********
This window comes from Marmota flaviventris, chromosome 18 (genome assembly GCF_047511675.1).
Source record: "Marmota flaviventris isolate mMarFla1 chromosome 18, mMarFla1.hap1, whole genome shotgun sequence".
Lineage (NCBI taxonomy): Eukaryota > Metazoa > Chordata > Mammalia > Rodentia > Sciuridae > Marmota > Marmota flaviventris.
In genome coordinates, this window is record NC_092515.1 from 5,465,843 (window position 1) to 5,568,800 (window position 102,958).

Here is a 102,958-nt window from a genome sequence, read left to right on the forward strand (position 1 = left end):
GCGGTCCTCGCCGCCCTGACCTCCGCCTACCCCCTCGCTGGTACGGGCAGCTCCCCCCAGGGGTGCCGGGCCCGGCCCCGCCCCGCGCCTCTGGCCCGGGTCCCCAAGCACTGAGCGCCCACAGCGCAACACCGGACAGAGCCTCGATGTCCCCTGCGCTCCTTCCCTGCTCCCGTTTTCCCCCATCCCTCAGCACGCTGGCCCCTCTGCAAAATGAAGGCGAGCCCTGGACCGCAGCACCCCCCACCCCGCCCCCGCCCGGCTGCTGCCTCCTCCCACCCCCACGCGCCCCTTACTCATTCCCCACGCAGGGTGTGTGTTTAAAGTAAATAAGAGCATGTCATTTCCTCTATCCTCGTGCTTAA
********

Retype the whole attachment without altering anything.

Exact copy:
This window comes from Marmota flaviventris, chromosome 18 (genome assembly GCF_047511675.1).
Source record: "Marmota flaviventris isolate mMarFla1 chromosome 18, mMarFla1.hap1, whole genome shotgun sequence".
Lineage (NCBI taxonomy): Eukaryota > Metazoa > Chordata > Mammalia > Rodentia > Sciuridae > Marmota > Marmota flaviventris.
In genome coordinates, this window is record NC_092515.1 from 5,465,843 (window position 1) to 5,568,800 (window position 102,958).

Here is a 102,958-nt window from a genome sequence, read left to right on the forward strand (position 1 = left end):
GCGGTCCTCGCCGCCCTGACCTCCGCCTACCCCCTCGCTGGTACGGGCAGCTCCCCCCAGGGGTGCCGGGCCCGGCCCCGCCCCGCGCCTCTGGCCCGGGTCCCCAAGCACTGAGCGCCCACAGCGCAACACCGGACAGAGCCTCGATGTCCCCTGCGCTCCTTCCCTGCTCCCGTTTTCCCCCATCCCTCAGCACGCTGGCCCCTCTGCAAAATGAAGGCGAGCCCTGGACCGCAGCACCCCCCACCCCGCCCCCGCCCGGCTGCTGCCTCCTCCCACCCCCACGCGCCCCTTACTCATTCCCCACGCAGGGTGTGTGTTTAAAGTAAATAAGAGCATGTCATTTCCTCTATCCTCGTGCTTAA